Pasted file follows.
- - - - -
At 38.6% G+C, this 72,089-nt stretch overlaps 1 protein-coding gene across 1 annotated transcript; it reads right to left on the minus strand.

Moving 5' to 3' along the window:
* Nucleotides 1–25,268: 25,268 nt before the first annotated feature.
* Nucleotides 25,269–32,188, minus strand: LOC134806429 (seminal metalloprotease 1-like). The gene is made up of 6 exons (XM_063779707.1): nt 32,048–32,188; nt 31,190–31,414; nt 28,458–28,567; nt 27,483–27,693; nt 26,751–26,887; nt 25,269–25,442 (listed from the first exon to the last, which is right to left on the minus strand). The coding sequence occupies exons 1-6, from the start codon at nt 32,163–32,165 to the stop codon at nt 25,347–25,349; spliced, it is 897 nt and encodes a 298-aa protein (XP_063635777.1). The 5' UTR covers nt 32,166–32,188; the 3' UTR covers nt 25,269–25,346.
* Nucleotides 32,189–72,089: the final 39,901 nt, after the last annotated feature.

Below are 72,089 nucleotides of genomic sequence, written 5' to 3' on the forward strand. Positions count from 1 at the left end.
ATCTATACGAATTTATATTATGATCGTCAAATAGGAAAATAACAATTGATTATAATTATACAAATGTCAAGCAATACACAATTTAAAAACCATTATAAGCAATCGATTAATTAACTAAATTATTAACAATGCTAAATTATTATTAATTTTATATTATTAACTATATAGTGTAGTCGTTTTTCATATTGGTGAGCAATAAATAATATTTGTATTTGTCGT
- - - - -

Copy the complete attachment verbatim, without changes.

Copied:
At 38.6% G+C, this 72,089-nt stretch overlaps 1 protein-coding gene across 1 annotated transcript; it reads right to left on the minus strand.

Moving 5' to 3' along the window:
* Nucleotides 1–25,268: 25,268 nt before the first annotated feature.
* Nucleotides 25,269–32,188, minus strand: LOC134806429 (seminal metalloprotease 1-like). The gene is made up of 6 exons (XM_063779707.1): nt 32,048–32,188; nt 31,190–31,414; nt 28,458–28,567; nt 27,483–27,693; nt 26,751–26,887; nt 25,269–25,442 (listed from the first exon to the last, which is right to left on the minus strand). The coding sequence occupies exons 1-6, from the start codon at nt 32,163–32,165 to the stop codon at nt 25,347–25,349; spliced, it is 897 nt and encodes a 298-aa protein (XP_063635777.1). The 5' UTR covers nt 32,166–32,188; the 3' UTR covers nt 25,269–25,346.
* Nucleotides 32,189–72,089: the final 39,901 nt, after the last annotated feature.

Below are 72,089 nucleotides of genomic sequence, written 5' to 3' on the forward strand. Positions count from 1 at the left end.
ATCTATACGAATTTATATTATGATCGTCAAATAGGAAAATAACAATTGATTATAATTATACAAATGTCAAGCAATACACAATTTAAAAACCATTATAAGCAATCGATTAATTAACTAAATTATTAACAATGCTAAATTATTATTAATTTTATATTATTAACTATATAGTGTAGTCGTTTTTCATATTGGTGAGCAATAAATAATATTTGTATTTGTCGT